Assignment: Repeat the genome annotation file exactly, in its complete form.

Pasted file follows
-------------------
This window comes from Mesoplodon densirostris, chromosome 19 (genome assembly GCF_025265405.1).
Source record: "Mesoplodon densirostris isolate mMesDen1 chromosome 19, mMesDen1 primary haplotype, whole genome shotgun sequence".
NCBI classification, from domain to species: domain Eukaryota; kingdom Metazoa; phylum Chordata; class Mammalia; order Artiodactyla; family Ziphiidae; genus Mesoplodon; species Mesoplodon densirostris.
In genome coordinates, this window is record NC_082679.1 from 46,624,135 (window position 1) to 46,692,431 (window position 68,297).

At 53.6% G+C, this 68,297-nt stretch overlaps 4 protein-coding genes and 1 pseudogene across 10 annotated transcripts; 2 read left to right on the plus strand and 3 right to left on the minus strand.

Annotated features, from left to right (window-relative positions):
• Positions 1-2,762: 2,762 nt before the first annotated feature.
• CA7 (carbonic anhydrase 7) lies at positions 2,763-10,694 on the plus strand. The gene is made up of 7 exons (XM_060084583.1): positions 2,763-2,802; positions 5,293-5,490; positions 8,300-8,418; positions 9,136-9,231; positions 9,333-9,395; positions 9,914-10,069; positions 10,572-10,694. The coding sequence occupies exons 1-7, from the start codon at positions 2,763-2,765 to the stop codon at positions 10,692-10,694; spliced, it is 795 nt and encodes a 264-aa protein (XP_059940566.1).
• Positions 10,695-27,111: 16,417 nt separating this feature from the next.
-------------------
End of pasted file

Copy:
This window comes from Mesoplodon densirostris, chromosome 19 (genome assembly GCF_025265405.1).
Source record: "Mesoplodon densirostris isolate mMesDen1 chromosome 19, mMesDen1 primary haplotype, whole genome shotgun sequence".
NCBI classification, from domain to species: domain Eukaryota; kingdom Metazoa; phylum Chordata; class Mammalia; order Artiodactyla; family Ziphiidae; genus Mesoplodon; species Mesoplodon densirostris.
In genome coordinates, this window is record NC_082679.1 from 46,624,135 (window position 1) to 46,692,431 (window position 68,297).

At 53.6% G+C, this 68,297-nt stretch overlaps 4 protein-coding genes and 1 pseudogene across 10 annotated transcripts; 2 read left to right on the plus strand and 3 right to left on the minus strand.

Annotated features, from left to right (window-relative positions):
• Positions 1-2,762: 2,762 nt before the first annotated feature.
• CA7 (carbonic anhydrase 7) lies at positions 2,763-10,694 on the plus strand. The gene is made up of 7 exons (XM_060084583.1): positions 2,763-2,802; positions 5,293-5,490; positions 8,300-8,418; positions 9,136-9,231; positions 9,333-9,395; positions 9,914-10,069; positions 10,572-10,694. The coding sequence occupies exons 1-7, from the start codon at positions 2,763-2,765 to the stop codon at positions 10,692-10,694; spliced, it is 795 nt and encodes a 264-aa protein (XP_059940566.1).
• Positions 10,695-27,111: 16,417 nt separating this feature from the next.